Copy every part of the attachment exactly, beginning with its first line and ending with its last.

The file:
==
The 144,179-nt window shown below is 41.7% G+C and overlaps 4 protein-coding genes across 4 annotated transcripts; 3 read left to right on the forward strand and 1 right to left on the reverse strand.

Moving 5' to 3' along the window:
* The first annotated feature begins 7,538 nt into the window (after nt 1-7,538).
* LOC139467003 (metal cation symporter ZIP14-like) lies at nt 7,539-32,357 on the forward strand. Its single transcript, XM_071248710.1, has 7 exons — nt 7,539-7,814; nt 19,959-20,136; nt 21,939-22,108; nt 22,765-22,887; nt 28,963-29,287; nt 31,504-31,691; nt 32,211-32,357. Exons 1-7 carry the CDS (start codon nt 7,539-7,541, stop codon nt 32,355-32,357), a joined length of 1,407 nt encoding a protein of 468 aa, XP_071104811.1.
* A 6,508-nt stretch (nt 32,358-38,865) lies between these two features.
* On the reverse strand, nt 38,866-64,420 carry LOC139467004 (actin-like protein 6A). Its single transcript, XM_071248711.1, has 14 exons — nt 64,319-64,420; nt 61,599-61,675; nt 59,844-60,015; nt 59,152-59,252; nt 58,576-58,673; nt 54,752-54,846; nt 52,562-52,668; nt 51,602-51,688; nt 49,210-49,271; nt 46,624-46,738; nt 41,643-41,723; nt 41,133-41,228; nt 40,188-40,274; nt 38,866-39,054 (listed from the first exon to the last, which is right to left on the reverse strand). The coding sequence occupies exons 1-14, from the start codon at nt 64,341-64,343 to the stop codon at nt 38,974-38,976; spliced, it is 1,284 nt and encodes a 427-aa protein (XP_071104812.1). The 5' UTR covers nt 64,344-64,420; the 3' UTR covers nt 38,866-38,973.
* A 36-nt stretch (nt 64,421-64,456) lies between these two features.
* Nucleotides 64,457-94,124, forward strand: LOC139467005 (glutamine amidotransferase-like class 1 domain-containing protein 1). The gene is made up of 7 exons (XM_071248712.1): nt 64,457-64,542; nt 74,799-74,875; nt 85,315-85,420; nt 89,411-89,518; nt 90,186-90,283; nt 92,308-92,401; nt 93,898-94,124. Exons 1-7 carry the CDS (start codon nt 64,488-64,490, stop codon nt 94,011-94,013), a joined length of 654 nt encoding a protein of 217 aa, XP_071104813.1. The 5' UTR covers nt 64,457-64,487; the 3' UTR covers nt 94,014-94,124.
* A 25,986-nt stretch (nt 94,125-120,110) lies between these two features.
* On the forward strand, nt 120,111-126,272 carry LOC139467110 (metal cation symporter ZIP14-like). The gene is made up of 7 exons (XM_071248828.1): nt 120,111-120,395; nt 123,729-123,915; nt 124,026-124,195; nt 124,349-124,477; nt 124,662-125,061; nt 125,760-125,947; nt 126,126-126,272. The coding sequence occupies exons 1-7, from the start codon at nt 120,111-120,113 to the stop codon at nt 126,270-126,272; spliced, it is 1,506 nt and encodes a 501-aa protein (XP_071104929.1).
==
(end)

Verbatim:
The 144,179-nt window shown below is 41.7% G+C and overlaps 4 protein-coding genes across 4 annotated transcripts; 3 read left to right on the forward strand and 1 right to left on the reverse strand.

Moving 5' to 3' along the window:
* The first annotated feature begins 7,538 nt into the window (after nt 1-7,538).
* LOC139467003 (metal cation symporter ZIP14-like) lies at nt 7,539-32,357 on the forward strand. Its single transcript, XM_071248710.1, has 7 exons — nt 7,539-7,814; nt 19,959-20,136; nt 21,939-22,108; nt 22,765-22,887; nt 28,963-29,287; nt 31,504-31,691; nt 32,211-32,357. Exons 1-7 carry the CDS (start codon nt 7,539-7,541, stop codon nt 32,355-32,357), a joined length of 1,407 nt encoding a protein of 468 aa, XP_071104811.1.
* A 6,508-nt stretch (nt 32,358-38,865) lies between these two features.
* On the reverse strand, nt 38,866-64,420 carry LOC139467004 (actin-like protein 6A). Its single transcript, XM_071248711.1, has 14 exons — nt 64,319-64,420; nt 61,599-61,675; nt 59,844-60,015; nt 59,152-59,252; nt 58,576-58,673; nt 54,752-54,846; nt 52,562-52,668; nt 51,602-51,688; nt 49,210-49,271; nt 46,624-46,738; nt 41,643-41,723; nt 41,133-41,228; nt 40,188-40,274; nt 38,866-39,054 (listed from the first exon to the last, which is right to left on the reverse strand). The coding sequence occupies exons 1-14, from the start codon at nt 64,341-64,343 to the stop codon at nt 38,974-38,976; spliced, it is 1,284 nt and encodes a 427-aa protein (XP_071104812.1). The 5' UTR covers nt 64,344-64,420; the 3' UTR covers nt 38,866-38,973.
* A 36-nt stretch (nt 64,421-64,456) lies between these two features.
* Nucleotides 64,457-94,124, forward strand: LOC139467005 (glutamine amidotransferase-like class 1 domain-containing protein 1). The gene is made up of 7 exons (XM_071248712.1): nt 64,457-64,542; nt 74,799-74,875; nt 85,315-85,420; nt 89,411-89,518; nt 90,186-90,283; nt 92,308-92,401; nt 93,898-94,124. Exons 1-7 carry the CDS (start codon nt 64,488-64,490, stop codon nt 94,011-94,013), a joined length of 654 nt encoding a protein of 217 aa, XP_071104813.1. The 5' UTR covers nt 64,457-64,487; the 3' UTR covers nt 94,014-94,124.
* A 25,986-nt stretch (nt 94,125-120,110) lies between these two features.
* On the forward strand, nt 120,111-126,272 carry LOC139467110 (metal cation symporter ZIP14-like). The gene is made up of 7 exons (XM_071248828.1): nt 120,111-120,395; nt 123,729-123,915; nt 124,026-124,195; nt 124,349-124,477; nt 124,662-125,061; nt 125,760-125,947; nt 126,126-126,272. The coding sequence occupies exons 1-7, from the start codon at nt 120,111-120,113 to the stop codon at nt 126,270-126,272; spliced, it is 1,506 nt and encodes a 501-aa protein (XP_071104929.1).